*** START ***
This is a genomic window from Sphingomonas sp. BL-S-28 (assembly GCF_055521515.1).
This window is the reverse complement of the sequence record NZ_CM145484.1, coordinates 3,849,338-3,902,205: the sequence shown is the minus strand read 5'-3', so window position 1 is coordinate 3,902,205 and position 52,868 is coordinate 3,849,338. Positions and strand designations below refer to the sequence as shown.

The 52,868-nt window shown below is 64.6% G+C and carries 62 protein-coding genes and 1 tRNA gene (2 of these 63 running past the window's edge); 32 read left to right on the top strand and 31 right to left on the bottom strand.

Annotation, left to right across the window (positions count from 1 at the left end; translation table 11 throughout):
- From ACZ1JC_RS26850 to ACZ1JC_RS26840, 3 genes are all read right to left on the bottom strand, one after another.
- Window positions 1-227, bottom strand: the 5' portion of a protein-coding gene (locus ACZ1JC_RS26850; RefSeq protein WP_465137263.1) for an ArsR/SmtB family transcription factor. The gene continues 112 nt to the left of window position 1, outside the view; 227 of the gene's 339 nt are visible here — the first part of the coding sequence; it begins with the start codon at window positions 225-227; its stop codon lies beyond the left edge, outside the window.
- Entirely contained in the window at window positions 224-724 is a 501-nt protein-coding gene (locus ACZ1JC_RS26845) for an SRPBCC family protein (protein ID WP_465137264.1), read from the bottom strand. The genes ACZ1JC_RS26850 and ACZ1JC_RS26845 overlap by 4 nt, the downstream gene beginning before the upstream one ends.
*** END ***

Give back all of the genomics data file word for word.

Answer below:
This is a genomic window from Sphingomonas sp. BL-S-28 (assembly GCF_055521515.1).
This window is the reverse complement of the sequence record NZ_CM145484.1, coordinates 3,849,338-3,902,205: the sequence shown is the minus strand read 5'-3', so window position 1 is coordinate 3,902,205 and position 52,868 is coordinate 3,849,338. Positions and strand designations below refer to the sequence as shown.

The 52,868-nt window shown below is 64.6% G+C and carries 62 protein-coding genes and 1 tRNA gene (2 of these 63 running past the window's edge); 32 read left to right on the top strand and 31 right to left on the bottom strand.

Annotation, left to right across the window (positions count from 1 at the left end; translation table 11 throughout):
- From ACZ1JC_RS26850 to ACZ1JC_RS26840, 3 genes are all read right to left on the bottom strand, one after another.
- Window positions 1-227, bottom strand: the 5' portion of a protein-coding gene (locus ACZ1JC_RS26850; RefSeq protein WP_465137263.1) for an ArsR/SmtB family transcription factor. The gene continues 112 nt to the left of window position 1, outside the view; 227 of the gene's 339 nt are visible here — the first part of the coding sequence; it begins with the start codon at window positions 225-227; its stop codon lies beyond the left edge, outside the window.
- Entirely contained in the window at window positions 224-724 is a 501-nt protein-coding gene (locus ACZ1JC_RS26845) for an SRPBCC family protein (protein ID WP_465137264.1), read from the bottom strand. The genes ACZ1JC_RS26850 and ACZ1JC_RS26845 overlap by 4 nt, the downstream gene beginning before the upstream one ends.